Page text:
Among Jason Statham’s Initial Films Was a Science-Fiction Western by John Carpenter

When you think of today’s greatest action stars, who comes to mind? Well, given how big the John Wick movies are, your mind likely first flashes to Keanu Reeves mowing down endless droves of enemies. In a lot of people’s eyes, Reeves is probably the correct answer to this question.

What people don’t seem to realize is that not everyone can do a John Wick movie every couple of years and hold the crown. Some stars have to put their stake in the ground and hold their respective genres up by working on multiple movies a year. Who does that better for the action genre than Jason Statham? Over the last few years, Statham has continued to crank out fun and brutal movies like Operation Fortune: Ruse de Guerre, Wrath of Man, Hobbs & Shaw, and the upcoming David Ayer project, The Beekeeper. Reeves might have the more acclaimed series to his name, but Statham is the backbone of the genre.

But before he was headlining multiple films a year, Jason Statham had to get his start somewhere. While his first few roles were in small crime movies, our first glimpse at his true action persona came with the 2001 schlock-fest, Ghosts of Mars. This John Carpenter-directed movie finds Statham in the role of Sergeant Jericho Butler, a smarmy anti-hero of sorts who accompanies Ice Cube in a battle against, you guessed it, a bunch of ghosts on Mars. This isn’t quite the Earth-bound, hand-to-hand style action movie that Statham would repeatedly paint with a new coat over and over again, but it is the movie that first finds him carving out the kind of performance that Jason Statham would provide for the next two and a half decades.

John Carpenter’s ‘Ghosts of Mars’ Feels Disjointed
Jason Statham playing a supporting role in a John Carpenter movie should be an absolute dream come true. Unfortunately, that role is in Ghosts of Mars. On paper, this seems like a fun project, and while Statham is making the most of his time, the movie, on the other hand, is struggling. Yes, even John Carpenter can make a movie that just doesn’t work. Carpenter’s magic touch on movies including Escape from New York, Halloween, and The Thing just didn’t apply to this early 2000s feature.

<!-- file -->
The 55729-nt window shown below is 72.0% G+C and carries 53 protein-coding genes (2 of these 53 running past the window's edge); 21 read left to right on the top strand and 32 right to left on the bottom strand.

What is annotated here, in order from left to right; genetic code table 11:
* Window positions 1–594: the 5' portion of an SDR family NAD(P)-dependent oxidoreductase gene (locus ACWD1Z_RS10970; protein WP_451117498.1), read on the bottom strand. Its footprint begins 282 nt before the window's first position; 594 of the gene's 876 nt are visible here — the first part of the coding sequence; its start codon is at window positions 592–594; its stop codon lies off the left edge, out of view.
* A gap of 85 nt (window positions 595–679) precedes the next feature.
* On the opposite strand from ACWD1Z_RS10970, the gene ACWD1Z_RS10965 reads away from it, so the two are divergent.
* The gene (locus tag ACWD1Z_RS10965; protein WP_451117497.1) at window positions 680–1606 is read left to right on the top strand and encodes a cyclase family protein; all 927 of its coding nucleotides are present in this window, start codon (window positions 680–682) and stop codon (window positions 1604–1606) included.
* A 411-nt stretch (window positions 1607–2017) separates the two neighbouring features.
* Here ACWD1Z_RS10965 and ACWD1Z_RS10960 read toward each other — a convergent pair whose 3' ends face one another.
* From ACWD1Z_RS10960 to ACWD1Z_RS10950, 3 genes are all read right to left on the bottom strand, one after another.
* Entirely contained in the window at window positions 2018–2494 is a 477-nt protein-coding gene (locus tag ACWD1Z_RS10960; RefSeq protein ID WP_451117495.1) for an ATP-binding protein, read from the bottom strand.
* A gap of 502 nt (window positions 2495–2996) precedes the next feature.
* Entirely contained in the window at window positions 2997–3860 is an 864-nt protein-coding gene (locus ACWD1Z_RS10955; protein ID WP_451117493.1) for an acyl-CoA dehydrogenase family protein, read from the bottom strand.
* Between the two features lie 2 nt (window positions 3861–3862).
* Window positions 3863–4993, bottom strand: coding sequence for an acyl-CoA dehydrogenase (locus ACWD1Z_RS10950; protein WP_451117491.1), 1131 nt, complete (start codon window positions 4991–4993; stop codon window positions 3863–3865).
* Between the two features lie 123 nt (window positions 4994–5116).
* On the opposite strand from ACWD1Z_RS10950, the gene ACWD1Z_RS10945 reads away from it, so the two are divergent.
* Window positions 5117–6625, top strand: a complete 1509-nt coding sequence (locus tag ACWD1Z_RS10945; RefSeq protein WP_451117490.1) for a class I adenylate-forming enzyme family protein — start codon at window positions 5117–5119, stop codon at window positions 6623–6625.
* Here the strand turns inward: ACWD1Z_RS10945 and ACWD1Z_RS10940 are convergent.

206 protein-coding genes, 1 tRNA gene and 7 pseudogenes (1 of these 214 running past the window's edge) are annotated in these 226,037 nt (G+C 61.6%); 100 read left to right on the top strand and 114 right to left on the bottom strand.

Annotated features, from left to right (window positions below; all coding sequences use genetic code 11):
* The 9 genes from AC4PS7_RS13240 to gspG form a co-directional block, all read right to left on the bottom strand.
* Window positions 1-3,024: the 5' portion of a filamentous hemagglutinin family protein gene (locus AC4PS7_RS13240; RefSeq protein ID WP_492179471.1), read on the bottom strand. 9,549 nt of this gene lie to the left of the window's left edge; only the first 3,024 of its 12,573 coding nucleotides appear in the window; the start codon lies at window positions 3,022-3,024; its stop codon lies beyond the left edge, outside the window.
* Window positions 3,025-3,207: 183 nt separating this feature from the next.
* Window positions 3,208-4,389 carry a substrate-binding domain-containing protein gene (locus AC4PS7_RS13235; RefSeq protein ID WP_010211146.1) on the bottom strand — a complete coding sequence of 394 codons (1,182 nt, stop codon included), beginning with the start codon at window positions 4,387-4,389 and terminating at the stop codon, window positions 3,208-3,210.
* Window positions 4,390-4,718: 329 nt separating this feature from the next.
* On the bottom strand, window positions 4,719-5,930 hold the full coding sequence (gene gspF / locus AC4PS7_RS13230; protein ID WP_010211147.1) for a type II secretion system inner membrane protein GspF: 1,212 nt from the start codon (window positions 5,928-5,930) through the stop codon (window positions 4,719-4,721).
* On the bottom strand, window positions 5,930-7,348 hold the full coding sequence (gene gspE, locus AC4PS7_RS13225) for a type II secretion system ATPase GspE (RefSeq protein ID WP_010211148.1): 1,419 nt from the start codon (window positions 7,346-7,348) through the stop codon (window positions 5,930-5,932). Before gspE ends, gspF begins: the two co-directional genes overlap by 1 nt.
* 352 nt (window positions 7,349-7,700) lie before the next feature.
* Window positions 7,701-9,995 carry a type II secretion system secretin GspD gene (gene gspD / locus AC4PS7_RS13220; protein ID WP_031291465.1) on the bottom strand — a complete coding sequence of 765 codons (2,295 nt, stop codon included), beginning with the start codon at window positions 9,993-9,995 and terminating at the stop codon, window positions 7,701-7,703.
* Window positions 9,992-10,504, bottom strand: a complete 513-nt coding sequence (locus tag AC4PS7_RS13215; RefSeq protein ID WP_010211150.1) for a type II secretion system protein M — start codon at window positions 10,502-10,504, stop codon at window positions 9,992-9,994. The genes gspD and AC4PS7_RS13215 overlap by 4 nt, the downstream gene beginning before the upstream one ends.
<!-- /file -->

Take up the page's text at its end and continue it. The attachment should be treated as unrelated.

In a lot of ways, Ghosts of Mars sounds like a phenomenal John Carpenter experience. This movie combines action, horror, Western, and science fiction genres, and recruits Ice Cube and Pam Grier as part of its ensemble cast. How could this go wrong? Well, in a lot of ways, actually. Ghosts of Mars is full of flat direction, has no energy, and is just… too cheesy. There’s having a self-aware sense of humor, but no matter what Carpenter says, this movie just doesn’t have that. Ghosts of Mars feels like the kind of movie that tried really hard to be cool but couldn’t pull it off, and now everyone involved has to act like they meant for it to be that way the whole time. Also, Carpenter never should have abandoned his synth scores.

The Cast of ‘Ghosts of Mars’ Keeps Things Entertaining

Even though it wasn’t John Carpenter’s best, everyone on screen at least seems to be giving the movie their all. Ice Cube is a loudmouthed, angry convict named James “Desolation” Williams, throwing his angry eyebrows around just as much as he mows down the ghosts of Mars. Natasha Henstridge plays the serious, grounded lead, Lieutenant Melanie Ballard. She’s not quite up to par with the likes of Snake Plissken as one of Carpenter’s best protagonists, but she plays the character straight and acts as an anchor so that everyone around her can go absolutely bonkers with their performances. Pam Grier is basically just Pam Grier in space, which ultimately fits the movie well.

Jason Statham Built His Action Archetype in ‘Ghosts of Mars’

While Ice Cube just up and runs away with this movie, Jason Statham comes really close to taking the crown as this movie’s MVP. His performance as Jericho Butler solidified him as a wise-ass, gun-toting force to be reckoned with. He’s not quite your Arnold Schwarzenegger or Sylvester Stallone, the type who walks in the room and is just a mountain of muscle. That said, he excels at walking into the room, rattling off a grizzly one-liner, and going from zero to one hundred instantly. He might not be a human tank, but he’s a mean, buff bastard that you don’t want to cross.

It’s a shame that Statham doesn’t get as much of a chance to shine with his typical hand-to-hand combat that we are used to, but we have to keep in mind that this was his first big foray into the genre. Ghosts of Mars was his second action movie role, with the first being Turn It Up, and only having been in Lock, Stock and Two Smoking Barrels and Snatch before that. Hollywood, and Jason Statham himself, were still figuring out what exactly to do with the idea of Jason Statham.

Now, Jason Statham practically is the action genre. Less than a decade after Ghosts of Mars, Statham had his legacy as this generation’s action star cemented by appearing as second billing in The Expendables and has since taken that franchise over as the main lead. With movies like Crank, The Meg, The Transporter, Mechanic, the action comedy Spy, Fast X, and The Beekeeper, people just can’t seem to get enough of Statham. While we might celebrate those movies endlessly, what we should be celebrating is Ghosts of Mars. It might be an intergalactic and supernatural misfire, but it’s B-movie action that gave us this century’s hardest-working action star.

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